A few months back I could hardly walk. Internalizing stress was just eating me alive from the inside. Decades of codependency with unhealthy choices....and my body was just like.... "Yeah, fuck you guy."
I've been aggressive in my recovery. Lots of massages, more sleep, chiropractors, water, conversations, & putting my energy into creating things. I was making peace with the present moment.
3 months free of all my addictions and completely void of pain now.
What did I learn?
People are always addicted to thinking patterns. It's not the things that we point our fingers at...
Behavior is just the manifestation & expression of those patterns.
Human beings are always stressing the negative. "Quit that... You're going to die." "Don't you think about how this will effect this person or that one." "You're a lost cause.... I give up on you."
Blah blah blah.
We allow outside voices to become our excuse to stay the same & we value those people's opinions more than we value our own.
If you want to kick a bad habit, here is my suggestion...
Identify why you really started. No superficial bullshit answers and no negative victim minded bullshit. It's not because of stress, it's not because of loneliness . It's not someone else's behavior that causes yours. Get real with yourself. Be incredibly honest with YOU. There's a reason you started something. Identifying those reasons are the first step to change.
Maybe you wanted something. A feeling. A relationship. Something or someone to depend upon. An escape. A judgement free zone for your innermost desires and passions.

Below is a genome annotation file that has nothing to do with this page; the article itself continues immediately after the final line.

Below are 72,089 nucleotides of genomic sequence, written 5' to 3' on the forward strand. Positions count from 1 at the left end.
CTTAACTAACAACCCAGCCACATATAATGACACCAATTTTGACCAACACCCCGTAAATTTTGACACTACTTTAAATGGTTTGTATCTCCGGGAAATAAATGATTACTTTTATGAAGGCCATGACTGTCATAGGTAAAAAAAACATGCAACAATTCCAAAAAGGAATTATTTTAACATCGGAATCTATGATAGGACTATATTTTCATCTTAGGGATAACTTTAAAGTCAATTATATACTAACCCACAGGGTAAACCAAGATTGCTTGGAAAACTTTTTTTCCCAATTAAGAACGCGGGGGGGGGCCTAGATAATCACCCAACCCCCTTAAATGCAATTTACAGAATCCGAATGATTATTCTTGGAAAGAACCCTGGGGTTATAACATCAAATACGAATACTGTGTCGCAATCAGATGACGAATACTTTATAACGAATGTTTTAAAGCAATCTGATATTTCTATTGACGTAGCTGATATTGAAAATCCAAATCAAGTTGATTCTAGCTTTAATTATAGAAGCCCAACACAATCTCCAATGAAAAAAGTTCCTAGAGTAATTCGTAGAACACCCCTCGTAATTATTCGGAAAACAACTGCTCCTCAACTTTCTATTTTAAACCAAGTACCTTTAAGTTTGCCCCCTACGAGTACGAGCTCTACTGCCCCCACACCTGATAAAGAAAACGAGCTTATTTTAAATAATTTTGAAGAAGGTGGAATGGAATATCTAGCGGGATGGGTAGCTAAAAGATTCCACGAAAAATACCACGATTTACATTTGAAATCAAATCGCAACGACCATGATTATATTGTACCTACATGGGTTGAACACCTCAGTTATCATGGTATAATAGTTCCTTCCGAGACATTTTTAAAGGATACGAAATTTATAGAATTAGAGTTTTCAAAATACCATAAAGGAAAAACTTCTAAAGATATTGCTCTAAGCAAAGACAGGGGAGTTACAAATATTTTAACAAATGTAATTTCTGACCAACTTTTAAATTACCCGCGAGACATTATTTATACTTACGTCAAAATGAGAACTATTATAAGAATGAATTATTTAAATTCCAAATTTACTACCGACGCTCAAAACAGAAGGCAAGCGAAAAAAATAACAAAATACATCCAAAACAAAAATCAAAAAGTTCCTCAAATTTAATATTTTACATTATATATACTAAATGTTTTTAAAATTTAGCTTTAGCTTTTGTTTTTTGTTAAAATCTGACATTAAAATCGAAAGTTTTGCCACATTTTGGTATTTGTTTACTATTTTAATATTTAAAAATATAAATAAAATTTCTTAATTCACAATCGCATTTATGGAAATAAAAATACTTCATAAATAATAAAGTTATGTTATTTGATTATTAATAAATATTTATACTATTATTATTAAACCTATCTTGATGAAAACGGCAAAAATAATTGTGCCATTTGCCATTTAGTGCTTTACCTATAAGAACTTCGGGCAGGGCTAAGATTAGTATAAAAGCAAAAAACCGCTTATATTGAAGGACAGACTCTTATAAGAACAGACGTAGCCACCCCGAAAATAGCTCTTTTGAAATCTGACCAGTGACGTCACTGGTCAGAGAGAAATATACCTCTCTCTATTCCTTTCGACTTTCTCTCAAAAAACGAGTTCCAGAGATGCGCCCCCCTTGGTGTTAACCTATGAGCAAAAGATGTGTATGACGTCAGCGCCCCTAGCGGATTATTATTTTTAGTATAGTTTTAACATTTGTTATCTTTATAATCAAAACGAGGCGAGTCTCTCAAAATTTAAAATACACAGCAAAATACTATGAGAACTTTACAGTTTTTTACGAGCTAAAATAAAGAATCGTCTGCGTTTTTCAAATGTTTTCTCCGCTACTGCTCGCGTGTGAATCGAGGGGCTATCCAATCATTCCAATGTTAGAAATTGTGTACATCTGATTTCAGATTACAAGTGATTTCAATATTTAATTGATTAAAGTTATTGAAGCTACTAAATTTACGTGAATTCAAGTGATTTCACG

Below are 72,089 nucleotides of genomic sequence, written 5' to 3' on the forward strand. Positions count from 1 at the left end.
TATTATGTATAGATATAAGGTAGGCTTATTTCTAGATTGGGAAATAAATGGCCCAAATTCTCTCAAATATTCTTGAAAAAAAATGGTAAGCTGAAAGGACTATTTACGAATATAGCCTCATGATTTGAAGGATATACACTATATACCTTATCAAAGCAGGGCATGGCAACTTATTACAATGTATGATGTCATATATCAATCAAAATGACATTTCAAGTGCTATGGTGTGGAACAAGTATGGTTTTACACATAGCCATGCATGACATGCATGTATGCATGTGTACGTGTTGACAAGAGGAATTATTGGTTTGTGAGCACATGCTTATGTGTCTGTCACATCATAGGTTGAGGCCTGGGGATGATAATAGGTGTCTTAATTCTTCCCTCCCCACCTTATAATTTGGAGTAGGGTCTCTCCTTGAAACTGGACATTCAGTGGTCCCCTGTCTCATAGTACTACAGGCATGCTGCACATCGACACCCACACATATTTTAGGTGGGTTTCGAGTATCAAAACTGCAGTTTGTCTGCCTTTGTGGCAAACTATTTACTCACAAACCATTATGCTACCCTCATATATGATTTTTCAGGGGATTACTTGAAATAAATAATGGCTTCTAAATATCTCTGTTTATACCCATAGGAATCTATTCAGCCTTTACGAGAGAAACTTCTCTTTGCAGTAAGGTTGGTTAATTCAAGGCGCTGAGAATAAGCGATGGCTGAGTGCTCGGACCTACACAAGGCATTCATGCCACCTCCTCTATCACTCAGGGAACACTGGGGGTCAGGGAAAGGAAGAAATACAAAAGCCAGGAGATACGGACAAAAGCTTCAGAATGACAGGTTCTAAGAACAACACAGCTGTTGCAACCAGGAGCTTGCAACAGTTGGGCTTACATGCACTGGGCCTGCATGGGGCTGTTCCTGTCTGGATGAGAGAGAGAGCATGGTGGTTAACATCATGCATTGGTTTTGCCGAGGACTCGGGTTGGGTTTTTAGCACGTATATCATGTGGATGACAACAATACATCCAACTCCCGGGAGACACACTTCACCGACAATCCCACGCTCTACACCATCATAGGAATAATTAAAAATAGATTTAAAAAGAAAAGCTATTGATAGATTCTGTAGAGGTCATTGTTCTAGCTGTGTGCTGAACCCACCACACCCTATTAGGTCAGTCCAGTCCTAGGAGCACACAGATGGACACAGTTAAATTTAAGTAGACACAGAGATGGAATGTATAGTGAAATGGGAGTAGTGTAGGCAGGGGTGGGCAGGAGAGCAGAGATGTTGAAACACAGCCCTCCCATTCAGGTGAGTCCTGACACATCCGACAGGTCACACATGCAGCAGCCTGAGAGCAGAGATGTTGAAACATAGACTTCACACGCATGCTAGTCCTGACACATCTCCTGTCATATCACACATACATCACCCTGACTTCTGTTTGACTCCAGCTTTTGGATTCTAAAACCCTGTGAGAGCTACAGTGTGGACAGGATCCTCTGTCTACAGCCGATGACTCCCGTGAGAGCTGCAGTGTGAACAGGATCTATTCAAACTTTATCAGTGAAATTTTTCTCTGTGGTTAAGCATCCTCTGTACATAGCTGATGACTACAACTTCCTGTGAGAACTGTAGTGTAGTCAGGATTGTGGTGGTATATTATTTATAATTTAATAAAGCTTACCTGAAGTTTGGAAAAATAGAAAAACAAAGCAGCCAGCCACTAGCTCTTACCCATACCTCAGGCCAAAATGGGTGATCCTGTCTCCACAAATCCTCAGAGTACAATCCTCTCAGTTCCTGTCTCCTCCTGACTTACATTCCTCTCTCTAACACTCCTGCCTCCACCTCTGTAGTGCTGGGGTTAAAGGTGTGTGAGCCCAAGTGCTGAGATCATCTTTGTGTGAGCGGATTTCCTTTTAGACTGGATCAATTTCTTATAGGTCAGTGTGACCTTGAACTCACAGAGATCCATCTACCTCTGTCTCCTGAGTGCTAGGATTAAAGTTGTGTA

Did your addiction meet those needs? Or instead, did you find yourself a prisoner to those addictions.
Are you better off now?
If the answer is no, as it almost always is, then you're not "quitting."
Nobody successfully "quits."
There's nothing to quit or give up when you get nothing out of something.
You can't quit on a relationship that doesn't exist. You can fool yourself for a while, but when you truly do the inner question & answer session, the truth is right there. You have a paradigm shift in your consciousness. This process is one of beginning...or growing. Opening the doors to allowing yourself to separate from the habits & ultimately, elevating above them.
One might think the battle is over there, but it's just the beginning. You must find the reason you started your addiction to begin with. You are missing parts of yourself. A void you try to fill with useless acts or thoughts.
You must become the adult you needed as a child. The inspiration to your inner child. You have to meet that child's needs. Say the words that child needed to hear but nobody said, remind that child that their problems & fears... They are temporary. Remind them of the strength they have inside of them.
Nurture that inner child as if he/she was your own.
Because that child is your greatest responsibility. That relationship causes a ripple effect that will shake your family tree for generations.
You have to love your true self and learn to firmly shake hands with your darkest demons. After all, they are a part of you... The unmet needs, the unspoken words... They are not your enemies.
It's a generational curse you can break. You can quit an addiction FOR the loved ones you lost to an addiction. You might identify your reason for an addiction was a positive association with someone you admired. Maybe they never quit....maybe that was their cause of death. Can you find your ancestors in you? Be their strength too.
Ironically when you truly identify your reasons....you experience ZERO withdraw and zero cravings. In fact that's how you can tell if you've identified your true reason. You're not "trying to quit."....you're fucking done and nothing in the world can change your mind.
So no matter how bad 20/20 is.... This is my year of freedom and recovery. Trying times have always made me who I Am.
This is true for all of us.
It's not what happens to us but it is our reactions to those things that define us. I now have a healthy relationship with even the things that could kill me. In fact I appreciate what they taught me about myself and others.